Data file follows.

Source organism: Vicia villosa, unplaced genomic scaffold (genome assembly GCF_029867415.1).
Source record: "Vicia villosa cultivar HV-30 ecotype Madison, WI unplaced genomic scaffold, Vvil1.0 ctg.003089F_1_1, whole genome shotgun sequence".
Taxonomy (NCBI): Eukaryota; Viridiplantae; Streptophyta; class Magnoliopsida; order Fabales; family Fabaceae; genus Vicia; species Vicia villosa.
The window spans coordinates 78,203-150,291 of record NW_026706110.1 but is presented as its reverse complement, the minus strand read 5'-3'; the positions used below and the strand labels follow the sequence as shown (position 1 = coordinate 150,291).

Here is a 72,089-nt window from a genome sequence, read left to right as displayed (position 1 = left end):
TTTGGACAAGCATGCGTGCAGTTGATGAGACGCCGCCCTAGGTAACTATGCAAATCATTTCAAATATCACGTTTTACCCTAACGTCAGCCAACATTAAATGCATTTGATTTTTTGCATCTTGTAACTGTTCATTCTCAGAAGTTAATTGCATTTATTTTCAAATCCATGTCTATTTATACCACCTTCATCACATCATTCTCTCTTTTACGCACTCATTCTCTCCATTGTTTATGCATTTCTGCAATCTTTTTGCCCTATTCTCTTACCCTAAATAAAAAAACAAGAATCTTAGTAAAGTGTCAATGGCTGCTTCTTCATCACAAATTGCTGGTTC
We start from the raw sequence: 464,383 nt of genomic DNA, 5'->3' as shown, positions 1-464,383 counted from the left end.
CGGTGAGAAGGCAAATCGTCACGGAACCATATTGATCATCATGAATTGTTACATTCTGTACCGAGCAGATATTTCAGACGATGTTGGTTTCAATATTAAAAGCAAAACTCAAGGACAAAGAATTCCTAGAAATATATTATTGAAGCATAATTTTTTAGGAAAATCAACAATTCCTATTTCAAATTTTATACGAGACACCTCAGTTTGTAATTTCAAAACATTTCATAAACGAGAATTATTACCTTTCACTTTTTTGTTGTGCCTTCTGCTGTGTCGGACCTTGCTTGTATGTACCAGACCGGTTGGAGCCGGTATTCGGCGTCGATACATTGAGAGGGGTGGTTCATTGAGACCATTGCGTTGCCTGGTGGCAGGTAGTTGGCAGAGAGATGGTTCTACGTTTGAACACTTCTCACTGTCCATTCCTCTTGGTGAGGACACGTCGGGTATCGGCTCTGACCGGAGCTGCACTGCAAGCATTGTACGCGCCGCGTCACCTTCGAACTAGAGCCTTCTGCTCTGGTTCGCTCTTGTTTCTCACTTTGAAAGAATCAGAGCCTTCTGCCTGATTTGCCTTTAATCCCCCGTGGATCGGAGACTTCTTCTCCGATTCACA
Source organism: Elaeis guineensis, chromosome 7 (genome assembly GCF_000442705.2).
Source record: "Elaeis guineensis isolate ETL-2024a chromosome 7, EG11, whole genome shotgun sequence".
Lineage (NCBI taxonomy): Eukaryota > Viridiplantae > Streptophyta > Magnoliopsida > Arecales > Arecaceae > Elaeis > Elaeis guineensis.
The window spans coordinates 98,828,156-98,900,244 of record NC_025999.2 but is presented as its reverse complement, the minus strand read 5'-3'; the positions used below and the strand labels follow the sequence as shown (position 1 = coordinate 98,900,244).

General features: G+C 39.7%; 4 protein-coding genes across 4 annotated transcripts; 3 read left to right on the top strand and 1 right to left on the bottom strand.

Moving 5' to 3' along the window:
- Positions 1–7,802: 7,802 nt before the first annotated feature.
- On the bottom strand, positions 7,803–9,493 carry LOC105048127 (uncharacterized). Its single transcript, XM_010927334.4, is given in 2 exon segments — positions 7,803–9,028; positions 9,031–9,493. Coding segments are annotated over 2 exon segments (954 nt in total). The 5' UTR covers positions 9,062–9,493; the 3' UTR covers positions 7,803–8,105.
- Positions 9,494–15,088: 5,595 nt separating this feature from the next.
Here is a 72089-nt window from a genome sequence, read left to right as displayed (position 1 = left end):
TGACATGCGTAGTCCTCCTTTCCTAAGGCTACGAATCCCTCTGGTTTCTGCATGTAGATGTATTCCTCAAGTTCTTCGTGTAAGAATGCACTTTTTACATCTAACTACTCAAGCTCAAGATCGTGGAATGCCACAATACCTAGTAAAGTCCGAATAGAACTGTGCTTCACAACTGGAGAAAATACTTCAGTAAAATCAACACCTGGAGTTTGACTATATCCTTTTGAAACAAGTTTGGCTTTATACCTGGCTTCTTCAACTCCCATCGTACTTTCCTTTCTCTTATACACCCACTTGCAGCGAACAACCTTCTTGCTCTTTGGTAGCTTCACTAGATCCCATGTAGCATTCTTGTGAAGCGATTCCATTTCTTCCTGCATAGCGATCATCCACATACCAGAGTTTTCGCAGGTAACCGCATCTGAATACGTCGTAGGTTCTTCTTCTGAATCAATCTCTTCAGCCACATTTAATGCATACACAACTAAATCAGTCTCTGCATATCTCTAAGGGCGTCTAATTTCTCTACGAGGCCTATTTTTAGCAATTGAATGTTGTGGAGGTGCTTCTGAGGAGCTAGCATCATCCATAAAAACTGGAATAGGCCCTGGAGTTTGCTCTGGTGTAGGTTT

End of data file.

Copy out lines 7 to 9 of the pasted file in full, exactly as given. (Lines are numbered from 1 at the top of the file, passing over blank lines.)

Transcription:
We start from the raw sequence: 464,383 nt of genomic DNA, 5'->3' as shown, positions 1-464,383 counted from the left end.
CGGTGAGAAGGCAAATCGTCACGGAACCATATTGATCATCATGAATTGTTACATTCTGTACCGAGCAGATATTTCAGACGATGTTGGTTTCAATATTAAAAGCAAAACTCAAGGACAAAGAATTCCTAGAAATATATTATTGAAGCATAATTTTTTAGGAAAATCAACAATTCCTATTTCAAATTTTATACGAGACACCTCAGTTTGTAATTTCAAAACATTTCATAAACGAGAATTATTACCTTTCACTTTTTTGTTGTGCCTTCTGCTGTGTCGGACCTTGCTTGTATGTACCAGACCGGTTGGAGCCGGTATTCGGCGTCGATACATTGAGAGGGGTGGTTCATTGAGACCATTGCGTTGCCTGGTGGCAGGTAGTTGGCAGAGAGATGGTTCTACGTTTGAACACTTCTCACTGTCCATTCCTCTTGGTGAGGACACGTCGGGTATCGGCTCTGACCGGAGCTGCACTGCAAGCATTGTACGCGCCGCGTCACCTTCGAACTAGAGCCTTCTGCTCTGGTTCGCTCTTGTTTCTCACTTTGAAAGAATCAGAGCCTTCTGCCTGATTTGCCTTTAATCCCCCGTGGATCGGAGACTTCTTCTCCGATTCACA
Source organism: Elaeis guineensis, chromosome 7 (genome assembly GCF_000442705.2).